In times like these, it’s nice to be able to laugh. And the long-awaited, arguably unnecessary sequel to 1988’s Coming to America has plenty of moments worth chuckling over. Some even generate a hearty belly burst. But these instances are parts of a whole that doesn’t quite add up in the end. Despite its ephemeral flashes of amusement, Coming 2 America is a hot mess that’s constantly trying to find its place, much like the wide-grinned Prince Akeem (Eddie Murphy) tried to do when he visited America all those years ago.

In this follow-up, Prince Akeem becomes king after his father’s passing–James Earl Jones returns very briefly to die onscreen in an admittedly humorous sequence. The new king becomes worried about the traditions of Zamunda, which dictate that a male heir must take the throne after him. Only problem is that Akeem has had three daughters with his beloved Lisa (Shari Headley), and the military leader (Wesley Snipes) of the next door country (aptly named Nexdoria) is pressuring action if Akeem does not pursue an arranged marriage to bring their countries together. The eventual twist that sends Akeem back to America involves extremely questionable logistics, in which he discovers he has an adult son after a sexual encounter during his initial visit to America, a tryst he doesn’t remember because he was drugged.

We don’t spend too much time in America, despite the film’s title and the rich potential that an extended stay in present-day United States would bring to the movie. In fact, it’s just a quick visit that finds Akeem and his trusted friend Semmi (Arsenio Hall) retrieving his long-lost son rather easily. We get a brief interaction with the old barber shop group from the first film, who pop in to say a few ill-fitting jokes about Nazis and #MeToo, but within less than 10 minutes we’re back in Zamunda with new characters in tow. This includes Akeem’s son, Lavelle Junson (Jermaine Fowler), as well as the woman who rode him in a pot-smoke stupor back in the day, Mary Junson (Leslie Jones).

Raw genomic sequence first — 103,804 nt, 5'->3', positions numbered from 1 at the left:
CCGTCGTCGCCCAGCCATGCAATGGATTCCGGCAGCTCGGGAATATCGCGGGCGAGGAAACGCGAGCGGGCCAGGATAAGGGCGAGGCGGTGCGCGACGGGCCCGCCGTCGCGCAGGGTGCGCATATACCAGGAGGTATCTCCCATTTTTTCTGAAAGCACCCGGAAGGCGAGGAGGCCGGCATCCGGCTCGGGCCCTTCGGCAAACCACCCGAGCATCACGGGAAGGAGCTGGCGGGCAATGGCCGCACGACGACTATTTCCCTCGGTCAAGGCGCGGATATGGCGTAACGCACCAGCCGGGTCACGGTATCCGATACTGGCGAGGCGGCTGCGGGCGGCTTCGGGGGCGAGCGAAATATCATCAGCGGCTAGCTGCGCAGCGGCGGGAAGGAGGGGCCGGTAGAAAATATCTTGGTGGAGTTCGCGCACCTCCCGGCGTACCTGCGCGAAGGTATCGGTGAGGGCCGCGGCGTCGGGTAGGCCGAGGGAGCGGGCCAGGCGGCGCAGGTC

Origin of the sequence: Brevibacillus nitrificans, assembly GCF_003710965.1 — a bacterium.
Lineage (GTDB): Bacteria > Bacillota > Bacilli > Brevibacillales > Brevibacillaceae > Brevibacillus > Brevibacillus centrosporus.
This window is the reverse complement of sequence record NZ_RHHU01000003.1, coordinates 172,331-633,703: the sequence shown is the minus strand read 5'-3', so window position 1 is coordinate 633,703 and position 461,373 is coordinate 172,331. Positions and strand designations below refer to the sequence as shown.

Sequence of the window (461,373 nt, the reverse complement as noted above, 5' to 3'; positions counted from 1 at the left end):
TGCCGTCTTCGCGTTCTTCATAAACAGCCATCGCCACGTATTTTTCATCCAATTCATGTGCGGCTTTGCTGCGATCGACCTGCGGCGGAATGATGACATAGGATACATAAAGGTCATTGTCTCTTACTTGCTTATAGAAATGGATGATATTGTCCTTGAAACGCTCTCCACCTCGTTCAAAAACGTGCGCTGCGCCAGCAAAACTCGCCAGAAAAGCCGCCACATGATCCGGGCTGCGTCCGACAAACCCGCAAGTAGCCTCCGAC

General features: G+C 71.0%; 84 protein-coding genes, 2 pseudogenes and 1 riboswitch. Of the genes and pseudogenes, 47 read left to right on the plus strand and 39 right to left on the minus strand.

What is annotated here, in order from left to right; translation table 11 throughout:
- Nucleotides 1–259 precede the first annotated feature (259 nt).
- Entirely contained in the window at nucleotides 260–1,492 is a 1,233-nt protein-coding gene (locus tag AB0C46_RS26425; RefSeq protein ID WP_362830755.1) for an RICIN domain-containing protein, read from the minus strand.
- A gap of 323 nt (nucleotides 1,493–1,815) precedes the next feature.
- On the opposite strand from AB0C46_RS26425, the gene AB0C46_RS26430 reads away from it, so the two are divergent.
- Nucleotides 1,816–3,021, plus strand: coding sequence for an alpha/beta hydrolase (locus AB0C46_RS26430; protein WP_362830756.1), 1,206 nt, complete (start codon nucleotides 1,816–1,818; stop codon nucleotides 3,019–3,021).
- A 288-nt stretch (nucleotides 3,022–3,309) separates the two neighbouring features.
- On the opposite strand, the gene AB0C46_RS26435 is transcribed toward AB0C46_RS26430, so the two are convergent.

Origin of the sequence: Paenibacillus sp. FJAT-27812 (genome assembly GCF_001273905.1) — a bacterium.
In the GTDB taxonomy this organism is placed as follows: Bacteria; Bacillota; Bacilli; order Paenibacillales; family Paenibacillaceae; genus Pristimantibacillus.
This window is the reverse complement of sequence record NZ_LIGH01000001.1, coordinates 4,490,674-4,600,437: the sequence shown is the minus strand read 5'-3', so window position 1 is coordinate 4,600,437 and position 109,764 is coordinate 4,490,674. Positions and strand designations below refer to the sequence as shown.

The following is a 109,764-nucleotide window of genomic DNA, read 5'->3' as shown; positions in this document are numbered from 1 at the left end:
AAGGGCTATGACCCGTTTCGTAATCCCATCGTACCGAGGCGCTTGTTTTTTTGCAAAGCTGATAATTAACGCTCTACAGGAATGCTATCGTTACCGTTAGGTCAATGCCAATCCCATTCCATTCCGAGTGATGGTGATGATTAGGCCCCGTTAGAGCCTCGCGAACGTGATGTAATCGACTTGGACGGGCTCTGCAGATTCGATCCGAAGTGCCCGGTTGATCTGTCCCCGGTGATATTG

From here, the story shifts into Lavelle’s narrative mostly as he trains to be the new prince. There are subplots galore, none of which quite fall into place the way they should. Eventually everything feels so rushed that the movie wraps without much sense of closure. The biggest problem with Coming 2 America is its wasted potential. With its PG-13 rating and lack of bite in critiquing the 21st century American experience, it consistently falls flat and takes easy side streets when it should be gunning the engine.

That isn’t to say it isn’t without its merits. Supporting players like Jones and Tracy Morgan contribute to a lot of funny moments, as does Wesley Snipes, but the main characters are indubitably lacking the most. Director Craig Brewer blends images and music with the aptitude he’s shown in previous works like Hustle & Flow, Black Snake Moan and Footloose, giving many scenes the catchiness and appeal of a song on the radio you can’t get out of your head. Adding to the visual advantages are costumes by the legendary Ruth E. Carter’s, which honestly are Oscar-worthy. But all and all, the film is too little too late—a sequel that nobody really asked for and that doesn’t deliver on its unexpected arrival.

Summary
A sequel that nobody really asked for and that doesn't deliver on its unexpected arrival.
57 %
2 Little 2 Late
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